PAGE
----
Children of the suburban wilderness

by Brian Clarey

My wife and I have three short people living in our house, ages 5, 7 and 9. Because they are our progeny — and to a one they claim they are — we are required by law to provide certain amenities like shelter, education and food to the best of our abilities.

So, fine. Every school night we corral these children and force them to do their homework to predictable howls of protest. Every school night.

And every night we coerce them to get into bed at a reasonable hour, actions which again are met with resistance on a regular basis even though bedtime has a more or less static value.

Another thing we do every night: Feed these children. This is no mean feat, as their tastes seem mercurial in nature — one week mac and cheese is received as an exotic delicacy; the next it could be treated with the same disdain as, say, saut’ed liver or raw, leafy greens. There is no apparent rhyme or reason to their preferences.

When our kids sit down to dinner, I remind them — again, every single night — that the way to sit on a chair is to place one’s butt on the seat and feet on the floor. For some reason, these kids of ours prefer to perch on the edges of their chairs like strange birds and hover over their plates of food, dropping significant amounts on the floor — enough food each evening, I figure, to feed a family of rats for a week.

I began thinking about this in depth a couple of weeks ago when one of my children, while sitting down to dinner, fell off his chair and onto the floor in a tangle of limbs and macaroni. Astounding. In all my years, I have never once fallen off my chair at the dinner table, and I have been at the dinner table in pretty sorry shape more than a few times.

I do not understand why my children like to use their chairs in this fashion. I just know it falls under my purview to make sure they understand the basic mechanics of sitting.

For a time I thought this predilection for the dinnertime squat was unique to my children. But a conversation with one of their teachers proved that this is a problem of severe proportion. All of the kids in my oldest child’s fourth grade class prefer to sit that way, this teacher told my wife. And she said she is constantly reminding students on the proper use of chairs.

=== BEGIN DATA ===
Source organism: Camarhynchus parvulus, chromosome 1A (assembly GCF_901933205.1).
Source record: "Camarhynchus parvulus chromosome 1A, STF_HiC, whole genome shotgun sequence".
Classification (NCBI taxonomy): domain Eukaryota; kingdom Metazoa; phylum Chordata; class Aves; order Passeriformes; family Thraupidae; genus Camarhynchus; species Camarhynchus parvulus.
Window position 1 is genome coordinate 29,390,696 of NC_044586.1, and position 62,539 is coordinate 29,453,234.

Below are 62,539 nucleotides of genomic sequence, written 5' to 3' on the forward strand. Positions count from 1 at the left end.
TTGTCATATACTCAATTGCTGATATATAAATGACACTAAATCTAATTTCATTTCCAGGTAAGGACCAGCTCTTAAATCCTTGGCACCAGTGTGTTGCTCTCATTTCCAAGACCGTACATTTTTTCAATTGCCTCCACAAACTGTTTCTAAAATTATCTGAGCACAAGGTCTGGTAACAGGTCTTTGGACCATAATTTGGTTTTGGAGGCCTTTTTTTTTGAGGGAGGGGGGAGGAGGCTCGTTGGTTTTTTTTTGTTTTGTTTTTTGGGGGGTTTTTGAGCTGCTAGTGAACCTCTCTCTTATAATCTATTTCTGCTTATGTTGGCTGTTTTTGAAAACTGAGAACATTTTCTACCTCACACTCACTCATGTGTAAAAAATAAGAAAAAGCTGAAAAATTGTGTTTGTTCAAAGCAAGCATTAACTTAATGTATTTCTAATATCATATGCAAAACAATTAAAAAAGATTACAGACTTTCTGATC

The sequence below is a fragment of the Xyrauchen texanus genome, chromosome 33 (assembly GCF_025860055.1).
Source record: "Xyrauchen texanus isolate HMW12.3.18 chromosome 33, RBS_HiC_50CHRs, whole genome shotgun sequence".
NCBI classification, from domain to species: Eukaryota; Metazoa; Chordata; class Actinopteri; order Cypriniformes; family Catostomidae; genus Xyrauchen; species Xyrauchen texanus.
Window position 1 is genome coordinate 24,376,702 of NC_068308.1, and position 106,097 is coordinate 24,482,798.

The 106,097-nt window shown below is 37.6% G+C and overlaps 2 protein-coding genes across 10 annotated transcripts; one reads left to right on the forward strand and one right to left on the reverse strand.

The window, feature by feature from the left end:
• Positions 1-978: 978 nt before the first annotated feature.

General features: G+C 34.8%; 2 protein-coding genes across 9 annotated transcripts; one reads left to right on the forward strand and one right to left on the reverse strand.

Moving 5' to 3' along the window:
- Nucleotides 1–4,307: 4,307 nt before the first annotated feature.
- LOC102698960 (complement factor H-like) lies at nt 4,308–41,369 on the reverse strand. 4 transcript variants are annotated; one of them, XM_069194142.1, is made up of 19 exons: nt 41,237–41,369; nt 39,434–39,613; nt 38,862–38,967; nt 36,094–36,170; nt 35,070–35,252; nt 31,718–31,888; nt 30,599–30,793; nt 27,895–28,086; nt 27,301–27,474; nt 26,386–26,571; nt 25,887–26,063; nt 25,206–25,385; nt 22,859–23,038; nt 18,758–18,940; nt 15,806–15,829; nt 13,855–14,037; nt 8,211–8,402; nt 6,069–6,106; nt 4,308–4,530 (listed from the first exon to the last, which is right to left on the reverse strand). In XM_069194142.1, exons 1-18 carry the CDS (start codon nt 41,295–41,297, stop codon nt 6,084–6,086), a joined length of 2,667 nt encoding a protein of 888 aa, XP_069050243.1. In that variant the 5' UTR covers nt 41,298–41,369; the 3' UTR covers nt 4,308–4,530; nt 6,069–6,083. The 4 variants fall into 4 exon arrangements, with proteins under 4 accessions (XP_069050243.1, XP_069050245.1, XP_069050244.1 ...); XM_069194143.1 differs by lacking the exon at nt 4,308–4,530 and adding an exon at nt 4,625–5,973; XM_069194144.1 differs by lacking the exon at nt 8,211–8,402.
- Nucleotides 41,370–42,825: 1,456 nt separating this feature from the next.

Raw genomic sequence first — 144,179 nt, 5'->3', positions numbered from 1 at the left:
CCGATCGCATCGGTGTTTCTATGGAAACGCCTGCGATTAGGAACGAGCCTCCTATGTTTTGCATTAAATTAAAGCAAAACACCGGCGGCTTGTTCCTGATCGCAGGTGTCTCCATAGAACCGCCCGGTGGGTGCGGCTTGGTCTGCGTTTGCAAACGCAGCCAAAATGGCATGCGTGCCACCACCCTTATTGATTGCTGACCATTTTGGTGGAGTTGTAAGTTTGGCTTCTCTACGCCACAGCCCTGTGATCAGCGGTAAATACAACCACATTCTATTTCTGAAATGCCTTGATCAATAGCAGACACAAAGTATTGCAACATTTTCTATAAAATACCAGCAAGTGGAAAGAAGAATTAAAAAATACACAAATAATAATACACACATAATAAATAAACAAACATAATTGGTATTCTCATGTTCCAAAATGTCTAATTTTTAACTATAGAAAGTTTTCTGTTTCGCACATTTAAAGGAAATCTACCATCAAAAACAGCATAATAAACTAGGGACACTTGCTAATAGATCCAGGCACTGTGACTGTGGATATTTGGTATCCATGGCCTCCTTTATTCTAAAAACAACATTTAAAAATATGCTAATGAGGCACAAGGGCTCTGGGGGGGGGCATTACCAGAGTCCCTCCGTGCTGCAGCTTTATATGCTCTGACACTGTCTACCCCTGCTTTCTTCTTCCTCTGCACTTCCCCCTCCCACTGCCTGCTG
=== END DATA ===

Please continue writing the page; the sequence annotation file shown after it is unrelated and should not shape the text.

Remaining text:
So this seems more of a generational thing, I suppose, an example of using old products in new ways. Innovation? Perhaps. But I have another theory.

I think our children are reverting to feral status, like wild animals who suddenly find themselves with a house to live in, clothes to wear, handlers to outwit. They are resisting any and all training in the trappings of civilization, preferring to live like early hominids.

They eat like squirrels. They sleep wherever it is they happen to get tired. Their bedrooms look like rodents have ransacked them. And they seem to prefer it this way.

For example, my children do not like to use silverware, and I must remind them — yes, every night — that people do not tear food apart and shove it into their mouths with their fingers, that there are tools for this kind of thing that have been in use for hundreds of generations. I am not sure they believe me.

Just the other day, as my children squatted around the dinner table, I felt compelled to instruct them in another facet of civilized life.

“Do you kids know,” I said, “that on the upper-right side of the toilet there is a little silver handle. And if you push down on it, everything in the toilet gets ‘flushed’ down the pipes?” They said they were aware of that, but I don’t see how that’s possible, as every time I go into the bathroom there is something waiting for me in the bowl. Every time.

More: My middle child looks at me in astonishment when I suggest he put on fresh clothes at the start of each day.

“I’m already dressed,” he said to me this past weekend, clad in a foodstained school uniform that had seen at least 36 hours of wear, including eight hours of thrashing sleep.

So my wife and I are rethinking our parenting strategy. Our backyard, while not expansive, is large enough to allow three creatures ample space in which to live. Now that the weather has tempered, we can fence it in, create areas for nesting and elimination and another zone for bowls of water and food. I figure we can ring a bell or something when mealtimes come around and build a rudimentary low table at which they can squat while they chicken-scratch their homework. A lean-to in the corner of the yard will provide shelter when the warm rains come and shade when the sun beams down. And they will each get a single outfit of clothes, which can be traded in for new ones when they get destroyed.

And the first moment any of them shows any interest in life inside the house, we can begin their re-education in civilized living. But until then, I fear all effort in that direction is wasted.